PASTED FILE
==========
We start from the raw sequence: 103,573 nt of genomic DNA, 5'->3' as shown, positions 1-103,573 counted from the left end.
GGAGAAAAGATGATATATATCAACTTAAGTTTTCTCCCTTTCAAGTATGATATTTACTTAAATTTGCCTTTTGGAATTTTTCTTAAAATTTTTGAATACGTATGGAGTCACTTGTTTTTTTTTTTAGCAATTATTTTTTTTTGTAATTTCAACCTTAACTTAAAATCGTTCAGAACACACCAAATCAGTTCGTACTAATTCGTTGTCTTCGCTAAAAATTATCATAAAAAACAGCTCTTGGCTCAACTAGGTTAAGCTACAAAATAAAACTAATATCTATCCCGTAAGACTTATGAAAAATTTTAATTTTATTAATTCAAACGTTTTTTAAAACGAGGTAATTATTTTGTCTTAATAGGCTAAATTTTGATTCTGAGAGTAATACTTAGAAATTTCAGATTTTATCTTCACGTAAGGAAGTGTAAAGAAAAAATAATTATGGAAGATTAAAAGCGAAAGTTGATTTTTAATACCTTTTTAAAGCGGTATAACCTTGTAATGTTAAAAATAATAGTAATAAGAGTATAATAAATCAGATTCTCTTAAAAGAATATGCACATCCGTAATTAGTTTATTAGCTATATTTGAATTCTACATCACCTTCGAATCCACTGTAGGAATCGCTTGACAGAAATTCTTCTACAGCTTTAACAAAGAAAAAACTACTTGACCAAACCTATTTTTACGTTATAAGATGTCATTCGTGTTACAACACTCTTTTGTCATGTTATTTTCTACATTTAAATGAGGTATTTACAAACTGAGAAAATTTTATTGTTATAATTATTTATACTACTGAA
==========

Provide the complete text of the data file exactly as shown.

We start from the raw sequence: 103,573 nt of genomic DNA, 5'->3' as shown, positions 1-103,573 counted from the left end.
GGAGAAAAGATGATATATATCAACTTAAGTTTTCTCCCTTTCAAGTATGATATTTACTTAAATTTGCCTTTTGGAATTTTTCTTAAAATTTTTGAATACGTATGGAGTCACTTGTTTTTTTTTTTAGCAATTATTTTTTTTTGTAATTTCAACCTTAACTTAAAATCGTTCAGAACACACCAAATCAGTTCGTACTAATTCGTTGTCTTCGCTAAAAATTATCATAAAAAACAGCTCTTGGCTCAACTAGGTTAAGCTACAAAATAAAACTAATATCTATCCCGTAAGACTTATGAAAAATTTTAATTTTATTAATTCAAACGTTTTTTAAAACGAGGTAATTATTTTGTCTTAATAGGCTAAATTTTGATTCTGAGAGTAATACTTAGAAATTTCAGATTTTATCTTCACGTAAGGAAGTGTAAAGAAAAAATAATTATGGAAGATTAAAAGCGAAAGTTGATTTTTAATACCTTTTTAAAGCGGTATAACCTTGTAATGTTAAAAATAATAGTAATAAGAGTATAATAAATCAGATTCTCTTAAAAGAATATGCACATCCGTAATTAGTTTATTAGCTATATTTGAATTCTACATCACCTTCGAATCCACTGTAGGAATCGCTTGACAGAAATTCTTCTACAGCTTTAACAAAGAAAAAACTACTTGACCAAACCTATTTTTACGTTATAAGATGTCATTCGTGTTACAACACTCTTTTGTCATGTTATTTTCTACATTTAAATGAGGTATTTACAAACTGAGAAAATTTTATTGTTATAATTATTTATACTACTGAA